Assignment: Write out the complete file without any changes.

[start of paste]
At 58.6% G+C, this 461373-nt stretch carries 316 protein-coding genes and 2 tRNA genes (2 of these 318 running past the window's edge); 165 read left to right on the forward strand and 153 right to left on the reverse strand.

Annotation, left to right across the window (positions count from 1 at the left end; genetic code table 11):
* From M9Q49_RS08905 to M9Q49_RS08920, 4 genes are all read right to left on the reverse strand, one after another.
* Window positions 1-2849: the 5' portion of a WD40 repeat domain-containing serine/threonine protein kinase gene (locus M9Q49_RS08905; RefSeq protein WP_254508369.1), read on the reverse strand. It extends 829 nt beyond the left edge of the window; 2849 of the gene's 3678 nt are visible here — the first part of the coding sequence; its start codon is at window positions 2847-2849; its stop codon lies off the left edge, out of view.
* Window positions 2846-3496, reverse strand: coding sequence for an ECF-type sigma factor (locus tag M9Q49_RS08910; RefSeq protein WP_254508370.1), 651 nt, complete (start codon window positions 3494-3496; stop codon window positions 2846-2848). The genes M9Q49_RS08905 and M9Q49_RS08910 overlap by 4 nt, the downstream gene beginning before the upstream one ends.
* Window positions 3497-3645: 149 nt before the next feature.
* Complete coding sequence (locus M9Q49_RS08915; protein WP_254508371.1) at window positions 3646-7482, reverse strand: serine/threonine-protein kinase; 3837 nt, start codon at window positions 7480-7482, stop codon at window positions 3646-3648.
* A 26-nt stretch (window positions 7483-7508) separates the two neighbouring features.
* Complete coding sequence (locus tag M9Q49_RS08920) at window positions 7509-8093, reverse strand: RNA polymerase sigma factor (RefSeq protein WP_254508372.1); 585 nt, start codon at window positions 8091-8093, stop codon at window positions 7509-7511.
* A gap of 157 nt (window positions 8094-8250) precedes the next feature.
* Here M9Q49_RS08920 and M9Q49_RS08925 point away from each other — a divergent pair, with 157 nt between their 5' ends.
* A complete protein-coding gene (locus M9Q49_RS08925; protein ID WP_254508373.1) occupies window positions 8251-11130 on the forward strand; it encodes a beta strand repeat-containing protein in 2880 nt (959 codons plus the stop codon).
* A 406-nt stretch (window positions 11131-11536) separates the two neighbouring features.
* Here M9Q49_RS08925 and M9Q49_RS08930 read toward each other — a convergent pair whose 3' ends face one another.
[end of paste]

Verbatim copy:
At 58.6% G+C, this 461373-nt stretch carries 316 protein-coding genes and 2 tRNA genes (2 of these 318 running past the window's edge); 165 read left to right on the forward strand and 153 right to left on the reverse strand.

Annotation, left to right across the window (positions count from 1 at the left end; genetic code table 11):
* From M9Q49_RS08905 to M9Q49_RS08920, 4 genes are all read right to left on the reverse strand, one after another.
* Window positions 1-2849: the 5' portion of a WD40 repeat domain-containing serine/threonine protein kinase gene (locus M9Q49_RS08905; RefSeq protein WP_254508369.1), read on the reverse strand. It extends 829 nt beyond the left edge of the window; 2849 of the gene's 3678 nt are visible here — the first part of the coding sequence; its start codon is at window positions 2847-2849; its stop codon lies off the left edge, out of view.
* Window positions 2846-3496, reverse strand: coding sequence for an ECF-type sigma factor (locus tag M9Q49_RS08910; RefSeq protein WP_254508370.1), 651 nt, complete (start codon window positions 3494-3496; stop codon window positions 2846-2848). The genes M9Q49_RS08905 and M9Q49_RS08910 overlap by 4 nt, the downstream gene beginning before the upstream one ends.
* Window positions 3497-3645: 149 nt before the next feature.
* Complete coding sequence (locus M9Q49_RS08915; protein WP_254508371.1) at window positions 3646-7482, reverse strand: serine/threonine-protein kinase; 3837 nt, start codon at window positions 7480-7482, stop codon at window positions 3646-3648.
* A 26-nt stretch (window positions 7483-7508) separates the two neighbouring features.
* Complete coding sequence (locus tag M9Q49_RS08920) at window positions 7509-8093, reverse strand: RNA polymerase sigma factor (RefSeq protein WP_254508372.1); 585 nt, start codon at window positions 8091-8093, stop codon at window positions 7509-7511.
* A gap of 157 nt (window positions 8094-8250) precedes the next feature.
* Here M9Q49_RS08920 and M9Q49_RS08925 point away from each other — a divergent pair, with 157 nt between their 5' ends.
* A complete protein-coding gene (locus M9Q49_RS08925; protein ID WP_254508373.1) occupies window positions 8251-11130 on the forward strand; it encodes a beta strand repeat-containing protein in 2880 nt (959 codons plus the stop codon).
* A 406-nt stretch (window positions 11131-11536) separates the two neighbouring features.
* Here M9Q49_RS08925 and M9Q49_RS08930 read toward each other — a convergent pair whose 3' ends face one another.